Meanwhile, in the Scientific Community
Perhaps the most curious aspect of this debate is the near silence of the research community as these cuts have been made. Perhaps the largest organization concerned with basic and applied space life science, the American Society for Gravitational and Space Biology (ASGSB) has sat on its hands in the back row while these cuts have unfolded. To be certain, they certainly talk about these cuts among themselves, but other than a few half-hearted visits to Capitol Hill and a few phone calls they have simply allowed this budgetary steamroller to overtake them.
Indeed, if you look at the newsletter that accompanies the ASGSB’s recent annual meeting, and listen to what people report about the meeting itself, the organization’s leadership – and the entire society – seems to either be in complete denial about what is going on – or they have abandoned all hope.
The only spark of initiative that has emerged from this community has been the Exploration Life and Medical Sciences (ELMS) Coalition – which includes the ASGSB among its membership. This small group has been keeping the issue alive while the community as a whole has tossed their hands up in frustration.
There has been some concern expressed from the broader scientific community. Specifically, an editorial in Science magazine which observed:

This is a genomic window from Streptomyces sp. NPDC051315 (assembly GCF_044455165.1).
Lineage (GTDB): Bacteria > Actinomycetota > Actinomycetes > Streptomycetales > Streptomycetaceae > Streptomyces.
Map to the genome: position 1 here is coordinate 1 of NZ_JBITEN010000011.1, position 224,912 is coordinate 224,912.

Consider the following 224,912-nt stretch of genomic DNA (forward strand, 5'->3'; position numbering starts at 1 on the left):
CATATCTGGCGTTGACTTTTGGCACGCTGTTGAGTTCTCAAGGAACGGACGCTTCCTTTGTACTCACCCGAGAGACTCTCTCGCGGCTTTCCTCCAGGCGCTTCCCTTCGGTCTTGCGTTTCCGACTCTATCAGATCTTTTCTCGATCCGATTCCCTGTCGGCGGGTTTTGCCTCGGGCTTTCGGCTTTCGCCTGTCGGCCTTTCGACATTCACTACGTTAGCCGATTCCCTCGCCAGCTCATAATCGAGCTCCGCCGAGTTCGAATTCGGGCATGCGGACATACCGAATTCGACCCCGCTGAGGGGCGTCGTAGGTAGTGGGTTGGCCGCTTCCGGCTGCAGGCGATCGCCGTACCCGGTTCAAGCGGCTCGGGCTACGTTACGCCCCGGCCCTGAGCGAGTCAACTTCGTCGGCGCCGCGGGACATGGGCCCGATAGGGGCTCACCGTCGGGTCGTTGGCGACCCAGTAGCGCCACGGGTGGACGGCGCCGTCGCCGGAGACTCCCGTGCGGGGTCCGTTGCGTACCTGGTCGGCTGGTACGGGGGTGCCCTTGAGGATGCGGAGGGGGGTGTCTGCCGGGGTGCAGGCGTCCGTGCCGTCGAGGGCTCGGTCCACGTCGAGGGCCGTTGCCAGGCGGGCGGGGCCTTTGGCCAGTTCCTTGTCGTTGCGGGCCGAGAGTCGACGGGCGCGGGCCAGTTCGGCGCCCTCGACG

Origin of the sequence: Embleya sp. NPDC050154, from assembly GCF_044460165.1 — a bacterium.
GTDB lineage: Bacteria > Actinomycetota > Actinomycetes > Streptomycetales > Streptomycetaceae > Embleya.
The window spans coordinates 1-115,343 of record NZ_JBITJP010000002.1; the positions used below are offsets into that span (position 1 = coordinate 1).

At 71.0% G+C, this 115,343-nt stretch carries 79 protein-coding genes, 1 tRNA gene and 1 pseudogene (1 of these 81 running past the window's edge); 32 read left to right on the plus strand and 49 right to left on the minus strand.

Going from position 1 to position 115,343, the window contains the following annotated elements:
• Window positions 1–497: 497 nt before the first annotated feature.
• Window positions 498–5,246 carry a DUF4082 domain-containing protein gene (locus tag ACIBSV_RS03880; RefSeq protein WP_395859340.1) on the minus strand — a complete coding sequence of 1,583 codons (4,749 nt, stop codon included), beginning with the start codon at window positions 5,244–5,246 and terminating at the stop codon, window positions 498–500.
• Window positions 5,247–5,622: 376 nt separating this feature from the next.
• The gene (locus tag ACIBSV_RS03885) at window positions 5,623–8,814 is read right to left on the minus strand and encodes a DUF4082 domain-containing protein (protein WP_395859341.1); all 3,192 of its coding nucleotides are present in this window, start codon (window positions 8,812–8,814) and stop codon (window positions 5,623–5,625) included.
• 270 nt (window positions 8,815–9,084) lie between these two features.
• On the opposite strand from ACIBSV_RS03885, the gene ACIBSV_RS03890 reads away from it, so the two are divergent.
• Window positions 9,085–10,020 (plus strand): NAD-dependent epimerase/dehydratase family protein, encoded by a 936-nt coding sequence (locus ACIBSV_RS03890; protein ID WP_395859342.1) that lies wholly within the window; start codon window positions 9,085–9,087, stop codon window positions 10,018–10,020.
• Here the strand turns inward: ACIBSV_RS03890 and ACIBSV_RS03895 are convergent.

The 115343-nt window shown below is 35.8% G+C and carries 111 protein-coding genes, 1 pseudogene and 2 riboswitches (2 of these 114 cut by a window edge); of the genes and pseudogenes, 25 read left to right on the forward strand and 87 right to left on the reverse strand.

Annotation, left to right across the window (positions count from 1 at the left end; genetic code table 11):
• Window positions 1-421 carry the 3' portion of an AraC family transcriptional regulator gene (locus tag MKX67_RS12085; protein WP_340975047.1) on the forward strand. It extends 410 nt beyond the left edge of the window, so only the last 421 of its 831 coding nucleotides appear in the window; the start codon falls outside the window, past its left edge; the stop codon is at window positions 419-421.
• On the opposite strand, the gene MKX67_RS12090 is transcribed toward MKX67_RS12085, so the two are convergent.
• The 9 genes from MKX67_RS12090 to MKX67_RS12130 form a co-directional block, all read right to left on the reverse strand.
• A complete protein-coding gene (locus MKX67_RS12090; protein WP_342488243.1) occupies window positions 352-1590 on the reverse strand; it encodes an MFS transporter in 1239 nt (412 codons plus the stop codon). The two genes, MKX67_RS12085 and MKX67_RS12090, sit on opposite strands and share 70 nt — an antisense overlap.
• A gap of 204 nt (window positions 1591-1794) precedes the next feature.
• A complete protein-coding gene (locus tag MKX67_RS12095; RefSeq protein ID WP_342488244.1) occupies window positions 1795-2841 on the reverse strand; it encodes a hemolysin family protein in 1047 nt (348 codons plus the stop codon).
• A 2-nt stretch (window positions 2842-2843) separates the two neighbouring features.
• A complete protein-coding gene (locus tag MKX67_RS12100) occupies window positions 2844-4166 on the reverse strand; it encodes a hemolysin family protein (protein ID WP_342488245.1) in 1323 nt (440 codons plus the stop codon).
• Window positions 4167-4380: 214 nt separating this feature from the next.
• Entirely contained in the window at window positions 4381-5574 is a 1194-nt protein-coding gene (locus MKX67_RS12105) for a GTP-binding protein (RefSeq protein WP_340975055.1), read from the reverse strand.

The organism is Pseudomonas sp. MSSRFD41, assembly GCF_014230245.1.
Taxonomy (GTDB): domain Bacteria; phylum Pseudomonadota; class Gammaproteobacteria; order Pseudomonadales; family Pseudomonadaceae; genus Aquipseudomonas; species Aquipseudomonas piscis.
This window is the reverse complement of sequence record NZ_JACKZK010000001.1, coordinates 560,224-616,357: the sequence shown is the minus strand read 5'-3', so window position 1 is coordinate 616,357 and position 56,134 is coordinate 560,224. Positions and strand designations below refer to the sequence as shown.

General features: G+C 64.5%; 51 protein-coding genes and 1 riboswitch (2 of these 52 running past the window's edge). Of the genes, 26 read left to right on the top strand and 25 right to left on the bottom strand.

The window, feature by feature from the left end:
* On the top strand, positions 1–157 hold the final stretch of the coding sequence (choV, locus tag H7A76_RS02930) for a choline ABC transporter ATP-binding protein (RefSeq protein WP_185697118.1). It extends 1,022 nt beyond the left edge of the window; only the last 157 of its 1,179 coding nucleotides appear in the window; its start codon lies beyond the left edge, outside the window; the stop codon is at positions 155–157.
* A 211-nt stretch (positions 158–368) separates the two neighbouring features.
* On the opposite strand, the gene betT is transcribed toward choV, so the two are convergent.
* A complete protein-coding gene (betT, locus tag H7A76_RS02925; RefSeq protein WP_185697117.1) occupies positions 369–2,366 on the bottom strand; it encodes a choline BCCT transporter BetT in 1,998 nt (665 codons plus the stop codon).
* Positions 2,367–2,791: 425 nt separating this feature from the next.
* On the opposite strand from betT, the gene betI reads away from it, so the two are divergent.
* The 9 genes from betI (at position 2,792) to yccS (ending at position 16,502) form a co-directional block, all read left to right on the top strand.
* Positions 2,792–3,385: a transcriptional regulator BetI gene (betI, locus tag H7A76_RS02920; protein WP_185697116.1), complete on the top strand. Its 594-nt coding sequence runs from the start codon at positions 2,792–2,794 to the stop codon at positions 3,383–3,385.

“We can hope that VSE will come to represent the triumph of hope over experience. But will the basic and applied science be done beforehand that is necessary to keep the explorers safe and healthy, or will these professionals seem more like participants in another extreme sport? There are promises that some of these programs will be restarted after the Moon piece of VSE is done, but then the scientists will be someplace else, and NASA will need years to grow some more seed corn. Griffin should consider some fixes: First, restore NASA’s Advisory Council to its full membership; second, ask it to conduct a thorough study of which life sciences efforts are essential to the new vision; and finally, rescue the life scientists and bring them back to the science office.”
Curiously, no one has apparently written Science to comment on this editorial. If the actual scientists involved in ISS research don’t care enough to make their views known, then why should anyone else be expected to champion their cause?
Lack of ISS Science in the VSE
NASA has come under considerable criticism of late for the less than satisfactory manner in which it has explained the science that will accompany exploration – especially as it applies to the ISS. In its recent report “Review of NASA Plans for the International Space Station“, the National Research Council stated: